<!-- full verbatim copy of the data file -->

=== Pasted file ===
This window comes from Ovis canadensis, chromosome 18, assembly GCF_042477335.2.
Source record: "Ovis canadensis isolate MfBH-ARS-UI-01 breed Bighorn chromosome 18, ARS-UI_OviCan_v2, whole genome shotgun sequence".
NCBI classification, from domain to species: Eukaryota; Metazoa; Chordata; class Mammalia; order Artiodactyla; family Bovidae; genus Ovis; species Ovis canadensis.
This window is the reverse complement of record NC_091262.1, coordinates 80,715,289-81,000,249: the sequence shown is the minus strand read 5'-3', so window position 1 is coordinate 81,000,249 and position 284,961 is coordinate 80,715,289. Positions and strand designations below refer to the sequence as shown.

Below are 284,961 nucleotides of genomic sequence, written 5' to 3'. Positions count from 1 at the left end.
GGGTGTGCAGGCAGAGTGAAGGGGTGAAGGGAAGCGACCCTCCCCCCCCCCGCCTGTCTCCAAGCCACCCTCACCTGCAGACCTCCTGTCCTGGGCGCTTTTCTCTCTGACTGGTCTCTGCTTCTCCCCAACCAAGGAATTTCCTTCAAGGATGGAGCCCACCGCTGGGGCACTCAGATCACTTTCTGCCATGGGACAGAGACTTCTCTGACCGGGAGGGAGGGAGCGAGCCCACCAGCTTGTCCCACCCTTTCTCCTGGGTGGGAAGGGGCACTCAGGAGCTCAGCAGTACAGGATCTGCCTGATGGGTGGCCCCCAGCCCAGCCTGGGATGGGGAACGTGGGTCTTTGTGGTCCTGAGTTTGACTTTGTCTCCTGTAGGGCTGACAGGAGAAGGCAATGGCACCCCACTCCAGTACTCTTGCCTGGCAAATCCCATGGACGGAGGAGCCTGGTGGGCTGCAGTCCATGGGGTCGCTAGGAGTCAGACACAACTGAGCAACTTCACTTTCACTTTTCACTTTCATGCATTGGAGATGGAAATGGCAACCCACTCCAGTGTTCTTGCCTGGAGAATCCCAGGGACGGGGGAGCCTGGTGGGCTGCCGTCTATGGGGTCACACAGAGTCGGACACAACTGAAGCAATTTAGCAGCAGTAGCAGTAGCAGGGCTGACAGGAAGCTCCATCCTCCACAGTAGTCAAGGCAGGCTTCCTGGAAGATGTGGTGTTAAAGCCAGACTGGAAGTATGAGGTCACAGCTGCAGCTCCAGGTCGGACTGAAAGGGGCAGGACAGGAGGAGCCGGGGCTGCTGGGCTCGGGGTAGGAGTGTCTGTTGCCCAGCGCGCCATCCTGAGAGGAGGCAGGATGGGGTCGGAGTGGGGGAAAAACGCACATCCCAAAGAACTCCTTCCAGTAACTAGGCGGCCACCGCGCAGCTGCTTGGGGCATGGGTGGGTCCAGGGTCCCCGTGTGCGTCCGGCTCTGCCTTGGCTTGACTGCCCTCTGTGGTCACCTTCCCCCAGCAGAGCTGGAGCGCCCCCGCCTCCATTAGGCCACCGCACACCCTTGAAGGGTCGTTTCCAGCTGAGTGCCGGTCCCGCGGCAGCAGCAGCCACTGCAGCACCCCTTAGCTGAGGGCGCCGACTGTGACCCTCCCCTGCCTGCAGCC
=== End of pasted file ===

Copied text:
This window comes from Ovis canadensis, chromosome 18, assembly GCF_042477335.2.
Source record: "Ovis canadensis isolate MfBH-ARS-UI-01 breed Bighorn chromosome 18, ARS-UI_OviCan_v2, whole genome shotgun sequence".
NCBI classification, from domain to species: Eukaryota; Metazoa; Chordata; class Mammalia; order Artiodactyla; family Bovidae; genus Ovis; species Ovis canadensis.
This window is the reverse complement of record NC_091262.1, coordinates 80,715,289-81,000,249: the sequence shown is the minus strand read 5'-3', so window position 1 is coordinate 81,000,249 and position 284,961 is coordinate 80,715,289. Positions and strand designations below refer to the sequence as shown.

Below are 284,961 nucleotides of genomic sequence, written 5' to 3'. Positions count from 1 at the left end.
GGGTGTGCAGGCAGAGTGAAGGGGTGAAGGGAAGCGACCCTCCCCCCCCCCGCCTGTCTCCAAGCCACCCTCACCTGCAGACCTCCTGTCCTGGGCGCTTTTCTCTCTGACTGGTCTCTGCTTCTCCCCAACCAAGGAATTTCCTTCAAGGATGGAGCCCACCGCTGGGGCACTCAGATCACTTTCTGCCATGGGACAGAGACTTCTCTGACCGGGAGGGAGGGAGCGAGCCCACCAGCTTGTCCCACCCTTTCTCCTGGGTGGGAAGGGGCACTCAGGAGCTCAGCAGTACAGGATCTGCCTGATGGGTGGCCCCCAGCCCAGCCTGGGATGGGGAACGTGGGTCTTTGTGGTCCTGAGTTTGACTTTGTCTCCTGTAGGGCTGACAGGAGAAGGCAATGGCACCCCACTCCAGTACTCTTGCCTGGCAAATCCCATGGACGGAGGAGCCTGGTGGGCTGCAGTCCATGGGGTCGCTAGGAGTCAGACACAACTGAGCAACTTCACTTTCACTTTTCACTTTCATGCATTGGAGATGGAAATGGCAACCCACTCCAGTGTTCTTGCCTGGAGAATCCCAGGGACGGGGGAGCCTGGTGGGCTGCCGTCTATGGGGTCACACAGAGTCGGACACAACTGAAGCAATTTAGCAGCAGTAGCAGTAGCAGGGCTGACAGGAAGCTCCATCCTCCACAGTAGTCAAGGCAGGCTTCCTGGAAGATGTGGTGTTAAAGCCAGACTGGAAGTATGAGGTCACAGCTGCAGCTCCAGGTCGGACTGAAAGGGGCAGGACAGGAGGAGCCGGGGCTGCTGGGCTCGGGGTAGGAGTGTCTGTTGCCCAGCGCGCCATCCTGAGAGGAGGCAGGATGGGGTCGGAGTGGGGGAAAAACGCACATCCCAAAGAACTCCTTCCAGTAACTAGGCGGCCACCGCGCAGCTGCTTGGGGCATGGGTGGGTCCAGGGTCCCCGTGTGCGTCCGGCTCTGCCTTGGCTTGACTGCCCTCTGTGGTCACCTTCCCCCAGCAGAGCTGGAGCGCCCCCGCCTCCATTAGGCCACCGCACACCCTTGAAGGGTCGTTTCCAGCTGAGTGCCGGTCCCGCGGCAGCAGCAGCCACTGCAGCACCCCTTAGCTGAGGGCGCCGACTGTGACCCTCCCCTGCCTGCAGCC